On the freedom to sigh
The disciplining of a professor for 'sighing' will have a corrosive effect on academics' right to speak their minds.
As the new academic year gets underway, one suspended don, the professor Thomas Docherty from the University of Warwick, faces disciplinary action for ‘insubordination’. Docherty is a distinguished professor of English and comparative literature at Warwick, but he’s also a critic of the direction of what passes for university education today.
His book, For the University: Democracy and the Future of the Institution, is a jeremiad available to read for free through creative commons. One reviewer said of it: ‘Docherty thinks that pretty much everything that has happened in British higher education since the Robbins report of 1963 has been bad.’ The bad things, according to Docherty, include poor leadership, bureaucracy, the shift from examination to assessment, the creation of the idea of the ‘student experience’ and the myth of ‘research-led teaching’. (Seems spot on to me, and we can add to the list the current obsession with ‘impact’, which is undermining academic freedom in research.)
The opinions and arguments expressed in the book have, of course, nothing to do with Docherty’s suspension. The charges against him are said to include an incident in which he is accused of ‘sighing’, inappropriate and negative body language and making ironic comments about a candidate who he was interviewing for a departmental role. He is also alleged to have clashed with his head of department over whether to submit one of their colleagues to the Research Excellence Framework, a research assessment exercise.
From the outside, it all looks like petty departmental politics – an internal issue outsiders shouldn’t be bothering themselves about. But putting Docherty on a charge sends out a message to everyone in the university sector: not just ‘shut up’, but ‘shut up and don’t even show, in any way, that you don’t like what’s going on’. This is a time in which some of the core values of the university are being eroded by a new, business-oriented approach; when academics find themselves being told that students should be considered ‘customers’; when academics are told they should adopt corporate values or that they should tailor their research to fields which will bring in the most money. And yet, at this critical time for academia, in which debate and contestation needs to happen, the expectation is not only that academics will voice no ‘negative criticism’, but that they will also show no expression of disagreement whatsoever. It is a message to comply and conform, to be quiet and sit still.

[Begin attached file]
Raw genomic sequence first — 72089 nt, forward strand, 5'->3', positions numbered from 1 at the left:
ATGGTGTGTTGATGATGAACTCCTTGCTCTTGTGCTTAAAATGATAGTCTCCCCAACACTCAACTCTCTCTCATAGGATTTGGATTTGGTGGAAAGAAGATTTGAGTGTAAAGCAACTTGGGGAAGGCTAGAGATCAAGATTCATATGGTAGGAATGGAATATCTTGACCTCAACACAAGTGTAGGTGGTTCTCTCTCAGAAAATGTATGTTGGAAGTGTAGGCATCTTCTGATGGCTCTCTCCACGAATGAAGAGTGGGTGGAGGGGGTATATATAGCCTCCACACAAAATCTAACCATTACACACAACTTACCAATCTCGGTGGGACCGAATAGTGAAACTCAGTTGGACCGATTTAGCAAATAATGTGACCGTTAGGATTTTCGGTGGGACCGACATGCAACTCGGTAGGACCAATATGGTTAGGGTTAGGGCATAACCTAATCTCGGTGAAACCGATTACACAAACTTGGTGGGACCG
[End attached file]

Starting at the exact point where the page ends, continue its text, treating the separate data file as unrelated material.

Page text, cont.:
What happened to Docherty had nothing to do with the criticisms in his book. The trouble with Docherty was that he seemed unable to leave it at that and instead took his critical attitude into the workplace. That was a step too far for those university managers who require absolute acquiescence. Cowardly conformism is expected of most academics and many go along with whatever fads and fashions management impose. The lesson for the few difficult individuals who are brave enough to think and write criticism of fads, fashions and any loss of direction in academia is this: leave your criticism in books and refereed papers, where only a few kindred souls will read them, and keep them out of staff meetings, committees and common rooms. Academic life is being reorganised around hypocrisy, and if they want to buck this trend, academics will have to defend their freedom to sigh, as well as their freedom to speak.